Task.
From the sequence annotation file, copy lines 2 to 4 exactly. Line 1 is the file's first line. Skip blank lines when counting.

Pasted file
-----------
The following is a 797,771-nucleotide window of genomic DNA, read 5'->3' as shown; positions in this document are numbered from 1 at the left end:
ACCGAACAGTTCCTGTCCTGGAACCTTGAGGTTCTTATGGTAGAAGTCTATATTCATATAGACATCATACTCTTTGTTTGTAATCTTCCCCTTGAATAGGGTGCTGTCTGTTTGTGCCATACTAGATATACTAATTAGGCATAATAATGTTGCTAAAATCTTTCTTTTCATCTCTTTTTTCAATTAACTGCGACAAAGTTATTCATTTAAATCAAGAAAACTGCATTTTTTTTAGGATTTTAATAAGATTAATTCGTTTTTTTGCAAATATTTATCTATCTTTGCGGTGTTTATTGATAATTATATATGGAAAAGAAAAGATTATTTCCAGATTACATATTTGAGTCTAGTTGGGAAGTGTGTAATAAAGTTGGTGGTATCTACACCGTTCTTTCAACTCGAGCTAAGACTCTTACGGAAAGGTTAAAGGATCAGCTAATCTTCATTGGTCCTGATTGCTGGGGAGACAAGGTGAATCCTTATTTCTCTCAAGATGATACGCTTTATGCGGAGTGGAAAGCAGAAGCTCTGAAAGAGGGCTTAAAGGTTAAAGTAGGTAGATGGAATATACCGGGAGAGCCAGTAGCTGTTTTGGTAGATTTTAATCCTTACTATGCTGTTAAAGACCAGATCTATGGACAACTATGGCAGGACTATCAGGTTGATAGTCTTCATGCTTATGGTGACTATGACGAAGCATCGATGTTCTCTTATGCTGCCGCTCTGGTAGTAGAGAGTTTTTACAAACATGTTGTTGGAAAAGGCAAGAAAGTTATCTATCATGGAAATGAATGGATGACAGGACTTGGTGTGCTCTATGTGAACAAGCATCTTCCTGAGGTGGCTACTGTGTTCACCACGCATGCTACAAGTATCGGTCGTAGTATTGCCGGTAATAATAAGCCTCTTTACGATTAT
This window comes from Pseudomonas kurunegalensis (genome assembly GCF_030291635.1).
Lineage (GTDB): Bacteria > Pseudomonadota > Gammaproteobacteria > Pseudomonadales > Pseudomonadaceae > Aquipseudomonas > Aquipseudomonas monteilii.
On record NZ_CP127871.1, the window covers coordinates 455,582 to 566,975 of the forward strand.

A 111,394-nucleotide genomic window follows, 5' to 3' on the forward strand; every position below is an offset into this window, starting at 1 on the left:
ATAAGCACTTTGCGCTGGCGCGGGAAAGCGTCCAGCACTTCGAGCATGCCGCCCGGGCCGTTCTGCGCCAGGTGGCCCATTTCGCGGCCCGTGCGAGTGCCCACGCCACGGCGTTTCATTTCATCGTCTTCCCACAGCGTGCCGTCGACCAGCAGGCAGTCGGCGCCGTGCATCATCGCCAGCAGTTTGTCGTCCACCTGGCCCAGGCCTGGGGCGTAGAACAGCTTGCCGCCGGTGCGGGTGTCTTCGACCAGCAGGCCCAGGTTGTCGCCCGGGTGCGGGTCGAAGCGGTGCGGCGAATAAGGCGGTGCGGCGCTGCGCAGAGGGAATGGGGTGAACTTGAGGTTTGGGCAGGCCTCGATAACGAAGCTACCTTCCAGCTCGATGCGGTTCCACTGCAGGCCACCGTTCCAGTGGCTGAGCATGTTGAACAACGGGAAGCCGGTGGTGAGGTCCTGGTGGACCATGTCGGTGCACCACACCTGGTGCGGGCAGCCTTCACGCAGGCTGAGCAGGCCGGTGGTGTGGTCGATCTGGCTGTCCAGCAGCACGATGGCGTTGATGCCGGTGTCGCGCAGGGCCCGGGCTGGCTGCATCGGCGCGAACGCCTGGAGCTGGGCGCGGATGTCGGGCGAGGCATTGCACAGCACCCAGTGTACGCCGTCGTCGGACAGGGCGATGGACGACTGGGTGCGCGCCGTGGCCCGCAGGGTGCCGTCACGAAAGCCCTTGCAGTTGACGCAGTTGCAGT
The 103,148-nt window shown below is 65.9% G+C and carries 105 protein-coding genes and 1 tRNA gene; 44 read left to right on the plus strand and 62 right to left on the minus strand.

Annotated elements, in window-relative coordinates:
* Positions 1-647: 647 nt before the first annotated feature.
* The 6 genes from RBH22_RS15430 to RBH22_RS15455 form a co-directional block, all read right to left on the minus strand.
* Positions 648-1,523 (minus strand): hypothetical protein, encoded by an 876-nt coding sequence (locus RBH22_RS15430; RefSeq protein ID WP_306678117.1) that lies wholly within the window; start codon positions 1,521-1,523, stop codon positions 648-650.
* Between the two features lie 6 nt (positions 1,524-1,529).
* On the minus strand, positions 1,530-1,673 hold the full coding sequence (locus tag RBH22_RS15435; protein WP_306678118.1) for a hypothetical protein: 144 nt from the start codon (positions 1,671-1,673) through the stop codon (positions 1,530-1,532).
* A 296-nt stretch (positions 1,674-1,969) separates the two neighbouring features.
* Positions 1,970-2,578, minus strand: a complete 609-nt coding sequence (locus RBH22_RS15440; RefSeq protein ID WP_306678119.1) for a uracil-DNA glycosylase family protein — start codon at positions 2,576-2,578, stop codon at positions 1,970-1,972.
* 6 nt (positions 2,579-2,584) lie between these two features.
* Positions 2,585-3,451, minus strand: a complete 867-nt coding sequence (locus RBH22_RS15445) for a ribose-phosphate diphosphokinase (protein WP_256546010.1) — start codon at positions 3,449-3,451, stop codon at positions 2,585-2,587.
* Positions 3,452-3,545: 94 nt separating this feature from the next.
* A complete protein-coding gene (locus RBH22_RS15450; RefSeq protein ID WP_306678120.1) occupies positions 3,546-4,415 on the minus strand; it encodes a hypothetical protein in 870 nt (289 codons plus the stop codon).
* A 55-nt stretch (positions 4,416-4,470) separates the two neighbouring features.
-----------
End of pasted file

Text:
ACCGAACAGTTCCTGTCCTGGAACCTTGAGGTTCTTATGGTAGAAGTCTATATTCATATAGACATCATACTCTTTGTTTGTAATCTTCCCCTTGAATAGGGTGCTGTCTGTTTGTGCCATACTAGATATACTAATTAGGCATAATAATGTTGCTAAAATCTTTCTTTTCATCTCTTTTTTCAATTAACTGCGACAAAGTTATTCATTTAAATCAAGAAAACTGCATTTTTTTTAGGATTTTAATAAGATTAATTCGTTTTTTTGCAAATATTTATCTATCTTTGCGGTGTTTATTGATAATTATATATGGAAAAGAAAAGATTATTTCCAGATTACATATTTGAGTCTAGTTGGGAAGTGTGTAATAAAGTTGGTGGTATCTACACCGTTCTTTCAACTCGAGCTAAGACTCTTACGGAAAGGTTAAAGGATCAGCTAATCTTCATTGGTCCTGATTGCTGGGGAGACAAGGTGAATCCTTATTTCTCTCAAGATGATACGCTTTATGCGGAGTGGAAAGCAGAAGCTCTGAAAGAGGGCTTAAAGGTTAAAGTAGGTAGATGGAATATACCGGGAGAGCCAGTAGCTGTTTTGGTAGATTTTAATCCTTACTATGCTGTTAAAGACCAGATCTATGGACAACTATGGCAGGACTATCAGGTTGATAGTCTTCATGCTTATGGTGACTATGACGAAGCATCGATGTTCTCTTATGCTGCCGCTCTGGTAGTAGAGAGTTTTTACAAACATGTTGTTGGAAAAGGCAAGAAAGTTATCTATCATGGAAATGAATGGATGACAGGACTTGGTGTGCTCTATGTGAACAAGCATCTTCCTGAGGTGGCTACTGTGTTCACCACGCATGCTACAAGTATCGGTCGTAGTATTGCCGGTAATAATAAGCCTCTTTACGATTAT
This window comes from Pseudomonas kurunegalensis (genome assembly GCF_030291635.1).
Lineage (GTDB): Bacteria > Pseudomonadota > Gammaproteobacteria > Pseudomonadales > Pseudomonadaceae > Aquipseudomonas > Aquipseudomonas monteilii.